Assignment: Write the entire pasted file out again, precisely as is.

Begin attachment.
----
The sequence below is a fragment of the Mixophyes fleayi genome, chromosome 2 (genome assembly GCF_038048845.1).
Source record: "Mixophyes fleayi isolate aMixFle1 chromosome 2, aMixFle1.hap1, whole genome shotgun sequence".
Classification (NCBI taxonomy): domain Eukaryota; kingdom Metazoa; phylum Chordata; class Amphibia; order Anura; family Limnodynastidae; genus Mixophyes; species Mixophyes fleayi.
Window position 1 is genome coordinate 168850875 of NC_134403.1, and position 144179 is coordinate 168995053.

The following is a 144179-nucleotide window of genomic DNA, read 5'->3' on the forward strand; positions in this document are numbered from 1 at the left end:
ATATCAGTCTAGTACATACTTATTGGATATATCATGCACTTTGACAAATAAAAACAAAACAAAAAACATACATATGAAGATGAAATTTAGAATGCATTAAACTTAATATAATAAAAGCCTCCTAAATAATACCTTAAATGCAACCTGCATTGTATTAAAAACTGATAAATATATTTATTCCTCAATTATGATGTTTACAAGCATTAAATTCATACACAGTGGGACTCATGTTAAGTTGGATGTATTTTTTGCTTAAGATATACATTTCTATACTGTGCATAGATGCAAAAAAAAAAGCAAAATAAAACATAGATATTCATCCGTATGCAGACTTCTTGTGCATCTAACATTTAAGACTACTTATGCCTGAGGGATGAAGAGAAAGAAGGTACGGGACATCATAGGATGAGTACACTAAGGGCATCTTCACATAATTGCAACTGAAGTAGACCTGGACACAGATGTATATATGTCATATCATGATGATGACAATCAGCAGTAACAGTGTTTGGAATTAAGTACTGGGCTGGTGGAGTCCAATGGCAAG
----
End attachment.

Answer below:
The sequence below is a fragment of the Mixophyes fleayi genome, chromosome 2 (genome assembly GCF_038048845.1).
Source record: "Mixophyes fleayi isolate aMixFle1 chromosome 2, aMixFle1.hap1, whole genome shotgun sequence".
Classification (NCBI taxonomy): domain Eukaryota; kingdom Metazoa; phylum Chordata; class Amphibia; order Anura; family Limnodynastidae; genus Mixophyes; species Mixophyes fleayi.
Window position 1 is genome coordinate 168850875 of NC_134403.1, and position 144179 is coordinate 168995053.

The following is a 144179-nucleotide window of genomic DNA, read 5'->3' on the forward strand; positions in this document are numbered from 1 at the left end:
ATATCAGTCTAGTACATACTTATTGGATATATCATGCACTTTGACAAATAAAAACAAAACAAAAAACATACATATGAAGATGAAATTTAGAATGCATTAAACTTAATATAATAAAAGCCTCCTAAATAATACCTTAAATGCAACCTGCATTGTATTAAAAACTGATAAATATATTTATTCCTCAATTATGATGTTTACAAGCATTAAATTCATACACAGTGGGACTCATGTTAAGTTGGATGTATTTTTTGCTTAAGATATACATTTCTATACTGTGCATAGATGCAAAAAAAAAAGCAAAATAAAACATAGATATTCATCCGTATGCAGACTTCTTGTGCATCTAACATTTAAGACTACTTATGCCTGAGGGATGAAGAGAAAGAAGGTACGGGACATCATAGGATGAGTACACTAAGGGCATCTTCACATAATTGCAACTGAAGTAGACCTGGACACAGATGTATATATGTCATATCATGATGATGACAATCAGCAGTAACAGTGTTTGGAATTAAGTACTGGGCTGGTGGAGTCCAATGGCAAG